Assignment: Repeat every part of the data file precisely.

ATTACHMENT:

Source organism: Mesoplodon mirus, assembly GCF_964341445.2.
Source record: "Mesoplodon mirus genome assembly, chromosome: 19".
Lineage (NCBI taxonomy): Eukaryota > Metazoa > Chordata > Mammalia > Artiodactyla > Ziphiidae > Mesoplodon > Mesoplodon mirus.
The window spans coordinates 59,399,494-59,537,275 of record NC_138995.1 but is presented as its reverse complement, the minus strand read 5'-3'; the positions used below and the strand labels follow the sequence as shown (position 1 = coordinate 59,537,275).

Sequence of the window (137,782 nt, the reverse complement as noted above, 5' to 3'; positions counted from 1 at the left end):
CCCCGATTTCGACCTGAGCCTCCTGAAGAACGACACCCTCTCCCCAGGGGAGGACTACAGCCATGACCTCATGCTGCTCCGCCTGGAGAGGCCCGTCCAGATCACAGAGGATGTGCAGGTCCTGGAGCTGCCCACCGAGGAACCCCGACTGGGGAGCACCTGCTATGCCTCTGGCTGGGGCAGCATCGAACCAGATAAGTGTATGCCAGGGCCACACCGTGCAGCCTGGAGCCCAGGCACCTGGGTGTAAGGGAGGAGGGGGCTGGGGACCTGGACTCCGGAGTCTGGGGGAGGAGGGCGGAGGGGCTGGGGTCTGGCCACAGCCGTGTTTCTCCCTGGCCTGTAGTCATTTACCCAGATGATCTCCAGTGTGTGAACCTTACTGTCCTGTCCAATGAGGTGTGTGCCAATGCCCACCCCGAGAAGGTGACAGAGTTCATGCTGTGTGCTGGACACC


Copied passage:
Source organism: Mesoplodon mirus, assembly GCF_964341445.2.
Source record: "Mesoplodon mirus genome assembly, chromosome: 19".
Lineage (NCBI taxonomy): Eukaryota > Metazoa > Chordata > Mammalia > Artiodactyla > Ziphiidae > Mesoplodon > Mesoplodon mirus.
The window spans coordinates 59,399,494-59,537,275 of record NC_138995.1 but is presented as its reverse complement, the minus strand read 5'-3'; the positions used below and the strand labels follow the sequence as shown (position 1 = coordinate 59,537,275).

Sequence of the window (137,782 nt, the reverse complement as noted above, 5' to 3'; positions counted from 1 at the left end):
CCCCGATTTCGACCTGAGCCTCCTGAAGAACGACACCCTCTCCCCAGGGGAGGACTACAGCCATGACCTCATGCTGCTCCGCCTGGAGAGGCCCGTCCAGATCACAGAGGATGTGCAGGTCCTGGAGCTGCCCACCGAGGAACCCCGACTGGGGAGCACCTGCTATGCCTCTGGCTGGGGCAGCATCGAACCAGATAAGTGTATGCCAGGGCCACACCGTGCAGCCTGGAGCCCAGGCACCTGGGTGTAAGGGAGGAGGGGGCTGGGGACCTGGACTCCGGAGTCTGGGGGAGGAGGGCGGAGGGGCTGGGGTCTGGCCACAGCCGTGTTTCTCCCTGGCCTGTAGTCATTTACCCAGATGATCTCCAGTGTGTGAACCTTACTGTCCTGTCCAATGAGGTGTGTGCCAATGCCCACCCCGAGAAGGTGACAGAGTTCATGCTGTGTGCTGGACACC